John: I love you so much Paul. Do you love me as much as I love you?
Pauline Parker: Of course I do, Nicolas.
John: My name is John.
Pauline Parker: Oh, but I like Nicolas so much better!
Juliet Hulme: [speaking too brightly of the murder of Honorah Parker Rieper] I think she knows what's going to happen. She doesn't appear to bear us any grudge.
[shortly before the murder]
Juliet Hulme: [admiring the view that includes the path down the hill, where the murder occurred] Isn't it beautiful?
Pauline Parker: Let's go for a walk down here. Come on, Mummy!
Honorah Parker Rieper: Oh! No, I'd like a cup of tea, first. Come on!
[the girls reluctantly follow her into the tea-house]
[Director Peter Jackson opens with the scene that should, logically, end the film: that is, the moments immediately following the murder. The girls Juliet and Pauline run screaming up the hill-path to the tea-house, sobbing and covered in blood. The scene is intercut with b&w visions of the two running across a ship deck to meet Dr. and Mrs. Hulme, whom they both refer to as their mother, as the first three exclamations of "Mummy!" demonstrate]
Juliet Hulme: Mummy!
Pauline Parker: Mummy!
Juliet Hulme: Mummmmy!
[the scene changes from the ship to the hilltop tea-house. The girls are screaming hysterically as the tea-house woman runs out to see what the noise is all about]
Pauline Parker: It's Mummy! She's terribly hurt!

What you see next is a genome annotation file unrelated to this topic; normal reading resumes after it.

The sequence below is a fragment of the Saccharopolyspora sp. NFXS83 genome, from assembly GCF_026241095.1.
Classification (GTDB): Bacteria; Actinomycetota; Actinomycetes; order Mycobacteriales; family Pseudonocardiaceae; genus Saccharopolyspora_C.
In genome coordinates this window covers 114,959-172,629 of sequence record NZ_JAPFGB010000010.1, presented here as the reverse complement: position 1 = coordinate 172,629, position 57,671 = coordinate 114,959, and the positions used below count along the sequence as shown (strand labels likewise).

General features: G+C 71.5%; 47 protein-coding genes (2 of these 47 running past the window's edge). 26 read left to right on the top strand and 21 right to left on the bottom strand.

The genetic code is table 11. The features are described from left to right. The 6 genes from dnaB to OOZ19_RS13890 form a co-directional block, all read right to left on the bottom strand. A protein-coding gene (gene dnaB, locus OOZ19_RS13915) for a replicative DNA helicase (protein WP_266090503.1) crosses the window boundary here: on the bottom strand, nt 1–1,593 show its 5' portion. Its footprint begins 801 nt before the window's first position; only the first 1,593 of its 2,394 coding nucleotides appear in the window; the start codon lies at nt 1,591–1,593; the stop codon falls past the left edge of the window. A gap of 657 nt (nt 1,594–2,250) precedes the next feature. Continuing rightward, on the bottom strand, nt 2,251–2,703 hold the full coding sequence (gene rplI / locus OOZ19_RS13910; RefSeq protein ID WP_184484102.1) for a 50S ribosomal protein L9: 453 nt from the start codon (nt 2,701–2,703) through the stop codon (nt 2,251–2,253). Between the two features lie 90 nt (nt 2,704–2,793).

Juliet Hulme: Please! Help us!
John: [Chasing Pauline on his bike] Yvonne! Stop! I still love you! Yvonne!
[Juliet and Pauline look out the train window at him, and grin to each other]
Pauline Parker: [voiceover] Compared with these two, every man is a fool. The world is most honoured that they should deign to rule, and I worship the power of these lovely two, with that adoring love known to so few.
Pauline Parker: I felt thoroughly depressed and even quite seriously considered committing suicide. Life seemed so much not worth the living and death such an easy way out.
Honorah Parker Rieper: Love, you can still write to each other.
Pauline Parker: Anger against Mother boiled up inside me, as it is she who is one of the main obstacles in my path. Suddenly a means of ridding myself of this obstacle occurred to me. If she were to die...
Juliet Hulme: Daddy says the Bible is a load of bunkum.
Pauline Parker: But we're all going to Heaven.